Thursday, March 28, 2013

Why people with BPD are often misdiagnosed with Bipolar: Part – Even more

Aside from obvious symptoms there are also some other common reasons that people with BPD are often misdiagnosed with Bipolar disorder.

#1. Insurance companies often won’t cover treatment or therapy for Borderline Personality Disorder because while a lot of progress has been made and there is still some stigma and treatment isn’t as straightforward as with other Axis-I Disorders. Bipolar Disorder however is an Axis-I disorder and is considered to be highly treatable. With both disorders having the ear mark of affective instability, mood swings, etc. It’s an easy enough switch to pull off.  

#2. Many psychiatrists and therapists simply don’t like to diagnose Borderline Personality Disorder. I’ve talked about this before. With the stigma surrounding BPD, professionals and clinicians often don’t want to work with people that have BPD and psychiatrists don’t want to “leave a mark” on their patients that will medically trail them for the rest of their lives.  Diagnosing with Bipolar instead of Borderline is done because they’re “basically” similar and “some treatment is better than no treatment”… which is lazy.. It may be well intentioned but it’s basically well intentioned bullshit.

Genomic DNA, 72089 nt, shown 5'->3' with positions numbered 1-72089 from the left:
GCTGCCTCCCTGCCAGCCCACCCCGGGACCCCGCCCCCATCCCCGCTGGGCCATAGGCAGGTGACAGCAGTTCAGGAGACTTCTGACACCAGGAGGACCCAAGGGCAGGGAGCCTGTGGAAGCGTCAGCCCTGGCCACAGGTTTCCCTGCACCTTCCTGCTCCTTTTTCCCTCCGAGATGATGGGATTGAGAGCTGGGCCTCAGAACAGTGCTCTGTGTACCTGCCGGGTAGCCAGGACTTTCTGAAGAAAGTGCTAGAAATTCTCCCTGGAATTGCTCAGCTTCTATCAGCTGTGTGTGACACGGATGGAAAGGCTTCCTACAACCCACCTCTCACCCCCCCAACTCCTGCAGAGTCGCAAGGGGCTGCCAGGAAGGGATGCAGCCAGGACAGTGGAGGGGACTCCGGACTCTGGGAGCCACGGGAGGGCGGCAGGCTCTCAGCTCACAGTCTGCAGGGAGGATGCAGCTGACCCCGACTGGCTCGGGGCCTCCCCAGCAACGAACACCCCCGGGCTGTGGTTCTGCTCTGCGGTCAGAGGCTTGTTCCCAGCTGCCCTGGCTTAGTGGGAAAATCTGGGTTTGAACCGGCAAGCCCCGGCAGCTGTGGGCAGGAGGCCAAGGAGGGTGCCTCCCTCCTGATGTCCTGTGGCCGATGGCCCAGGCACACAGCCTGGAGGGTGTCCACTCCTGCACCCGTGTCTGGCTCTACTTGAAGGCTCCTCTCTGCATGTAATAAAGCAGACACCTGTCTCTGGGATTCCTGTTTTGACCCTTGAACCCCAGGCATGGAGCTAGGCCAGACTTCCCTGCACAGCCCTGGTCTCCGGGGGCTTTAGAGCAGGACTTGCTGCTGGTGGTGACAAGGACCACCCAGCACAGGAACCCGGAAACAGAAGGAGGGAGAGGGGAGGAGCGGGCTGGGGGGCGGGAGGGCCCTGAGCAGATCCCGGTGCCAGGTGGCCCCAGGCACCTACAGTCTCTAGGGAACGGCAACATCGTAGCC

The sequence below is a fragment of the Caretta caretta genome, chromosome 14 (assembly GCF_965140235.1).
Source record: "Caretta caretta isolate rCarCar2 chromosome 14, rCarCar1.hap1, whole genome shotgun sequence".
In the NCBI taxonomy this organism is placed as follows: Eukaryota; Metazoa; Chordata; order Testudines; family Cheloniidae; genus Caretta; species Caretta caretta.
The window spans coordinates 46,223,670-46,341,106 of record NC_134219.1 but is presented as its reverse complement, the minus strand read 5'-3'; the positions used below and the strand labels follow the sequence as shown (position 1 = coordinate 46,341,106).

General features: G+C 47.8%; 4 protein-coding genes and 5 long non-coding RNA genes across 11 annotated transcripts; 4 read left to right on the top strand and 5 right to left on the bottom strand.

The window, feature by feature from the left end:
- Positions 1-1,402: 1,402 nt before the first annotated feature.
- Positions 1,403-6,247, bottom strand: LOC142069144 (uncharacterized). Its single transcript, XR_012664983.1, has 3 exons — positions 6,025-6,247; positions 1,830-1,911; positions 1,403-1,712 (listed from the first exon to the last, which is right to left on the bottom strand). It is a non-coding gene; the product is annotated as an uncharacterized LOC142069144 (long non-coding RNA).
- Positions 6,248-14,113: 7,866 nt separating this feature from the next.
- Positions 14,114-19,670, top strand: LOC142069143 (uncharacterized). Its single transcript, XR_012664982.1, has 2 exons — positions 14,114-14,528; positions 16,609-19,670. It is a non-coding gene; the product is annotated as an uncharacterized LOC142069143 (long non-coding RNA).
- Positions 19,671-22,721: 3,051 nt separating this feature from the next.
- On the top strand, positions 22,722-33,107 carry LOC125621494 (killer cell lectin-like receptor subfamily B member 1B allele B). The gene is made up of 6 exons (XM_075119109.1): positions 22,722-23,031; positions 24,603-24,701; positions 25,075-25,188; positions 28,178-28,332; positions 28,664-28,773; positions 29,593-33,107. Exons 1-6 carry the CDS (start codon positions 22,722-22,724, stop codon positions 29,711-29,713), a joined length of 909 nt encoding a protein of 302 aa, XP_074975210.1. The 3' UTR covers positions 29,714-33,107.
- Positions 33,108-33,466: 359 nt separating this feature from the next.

#3. Many psychiatrists make diagnosis within the first meeting or two of seeing a new patient. Often times this diagnosis is based off of answers filled out on a couple questionnaires. Unless you have a lot of experience with both Bipolar and Borderline it can be very difficult to tell the difference between the two. And if you haven’t spent a lot of time with someone that is Borderline in general you not going to have a clear picture of how they cycle between moods and the length of time that it takes for them to cycle. It’s very important that a clinician be familiar enough to distinguish between Bipolar and Borderline Personality Disorder, to be familiar with BOTH disorders to properly diagnose either I would imagine. This is probably the biggest problem.

#4. I’ve been searching and searching and searching for material to talk about the comorbidity of Bipolar and Borderline PD. In fact it’s probably MIS-diagnosed as co-morbid more often than it actually occurs as comorbid.  However, I did find one intriguing little article that I shall follow up with shortly and then try to follow that one up with even more information….

BTW, in case you’re curious, I’ve been feeling better lately. I’ve been keeping myself as busy as humanly possible, and maybe the meds are helping? Idk. 

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